New Jersey gambling regulators are testing the limits of their state’s sports betting legislation by inviting operators to apply for licenses in advance of a crucial US Supreme Court ruling.
Earlier this month, New Jersey Division of Gaming Enforcement (DGE) director David Rebuck (pictured) surprised some attendees at the ICE Totally Gaming conference in London when he urged them to apply to participate in New Jersey’s sports betting market now “or you will be left behind.”
On Thursday, Rebuck issued a statement to ESPN confirming the DGE’s willingness to start the process of licensing sports betting providers, saying the regulator “needs to be prepared to investigate and license businesses and individuals seeking to enter the New Jersey gaming market should the Supreme Court issue a favorable decision authorizing the state to legalize and regulate sports wagering.”
Rebuck went on to say that the DGE had been approached by numerous companies curious about New Jersey’s “licensing requirements in the event they are able to engage in sports wagering operations with our casino industry.” Rebuck encouraged these firms to “commence the application process.”
Virtually the entire gaming industry is eagerly awaiting a ruling by the US Supreme Court on whether New Jersey’s most recent sports betting legislation violates PASPA, the federal law that restricts single-game sports betting to Nevada. The decision could come as early as March 5, although some longtime Court observers suggest late April is a more likely timeline.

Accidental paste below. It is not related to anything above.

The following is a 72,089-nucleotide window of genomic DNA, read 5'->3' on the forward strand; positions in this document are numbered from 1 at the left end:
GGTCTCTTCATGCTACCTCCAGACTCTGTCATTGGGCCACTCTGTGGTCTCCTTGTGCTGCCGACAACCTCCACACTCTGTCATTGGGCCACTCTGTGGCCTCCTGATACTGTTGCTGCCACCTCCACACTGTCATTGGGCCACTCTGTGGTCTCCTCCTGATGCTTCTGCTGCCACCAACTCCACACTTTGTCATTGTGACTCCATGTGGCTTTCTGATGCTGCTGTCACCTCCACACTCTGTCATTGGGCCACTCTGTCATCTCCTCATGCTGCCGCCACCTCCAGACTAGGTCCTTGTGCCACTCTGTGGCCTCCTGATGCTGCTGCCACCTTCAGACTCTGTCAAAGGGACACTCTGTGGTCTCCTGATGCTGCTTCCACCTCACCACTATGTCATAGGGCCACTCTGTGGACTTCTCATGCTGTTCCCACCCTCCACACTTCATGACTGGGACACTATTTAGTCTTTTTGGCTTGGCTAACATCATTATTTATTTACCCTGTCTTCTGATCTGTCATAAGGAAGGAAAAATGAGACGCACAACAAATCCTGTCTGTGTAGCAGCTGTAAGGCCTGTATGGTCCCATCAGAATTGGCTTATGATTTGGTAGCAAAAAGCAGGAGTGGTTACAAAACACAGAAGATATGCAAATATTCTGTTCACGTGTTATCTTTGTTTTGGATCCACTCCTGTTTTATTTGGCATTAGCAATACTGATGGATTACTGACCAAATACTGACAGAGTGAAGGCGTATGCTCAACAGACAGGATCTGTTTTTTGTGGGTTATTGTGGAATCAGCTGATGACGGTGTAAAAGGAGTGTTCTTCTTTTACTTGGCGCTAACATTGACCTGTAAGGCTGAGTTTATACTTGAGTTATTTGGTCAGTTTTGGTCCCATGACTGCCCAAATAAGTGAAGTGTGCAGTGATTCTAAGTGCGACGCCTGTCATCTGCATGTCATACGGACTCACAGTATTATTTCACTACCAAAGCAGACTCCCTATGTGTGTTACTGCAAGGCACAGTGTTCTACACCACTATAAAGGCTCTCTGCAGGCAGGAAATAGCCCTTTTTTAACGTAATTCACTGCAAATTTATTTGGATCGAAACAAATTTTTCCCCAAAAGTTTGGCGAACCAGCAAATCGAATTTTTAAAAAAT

Trouble is, New Jersey’s most recent law doesn’t actually authorize the state to regulate or license sports betting operators. Rather, the legislation was a response to (essentially) a dare by US Department of Justice attorneys that there was nothing in PASPA that prevented New Jersey from declining to enforce its own anti-betting laws.
As such, New Jersey’s legislation selectively repeals state law to allow existing gaming licensees – Atlantic City casinos and state racetracks – to offer sports betting without the state actively regulating the activity.
Rebuck’s licensing invitation won’t matter much if the Supreme Court decides that PASPA is an unconstitutional violation of states’ rights and strikes down the entire Act. But should the Supremes more selectively rule that New Jersey’s ‘wink-wink, nudge-nudge’ non-regulating regulatory scheme can exist within PASPA, it’s been suggested that Rebuck’s eagerness to get a head start on licensing operators could theoretically offer New Jersey’s legal opponents a chance to gum up the works. (Again.)
However, Rebuck’s intention appears to be to funnel betting tech providers through the process of applying for an Ancillary Casino Service Industry Enterprise (ACSIE) License, which all third-party vendors must acquire before doing business with AC casinos, and which are product-agnostic, meaning applicants can (for the moment) pretend they’re interested in providing a more legally permissible service.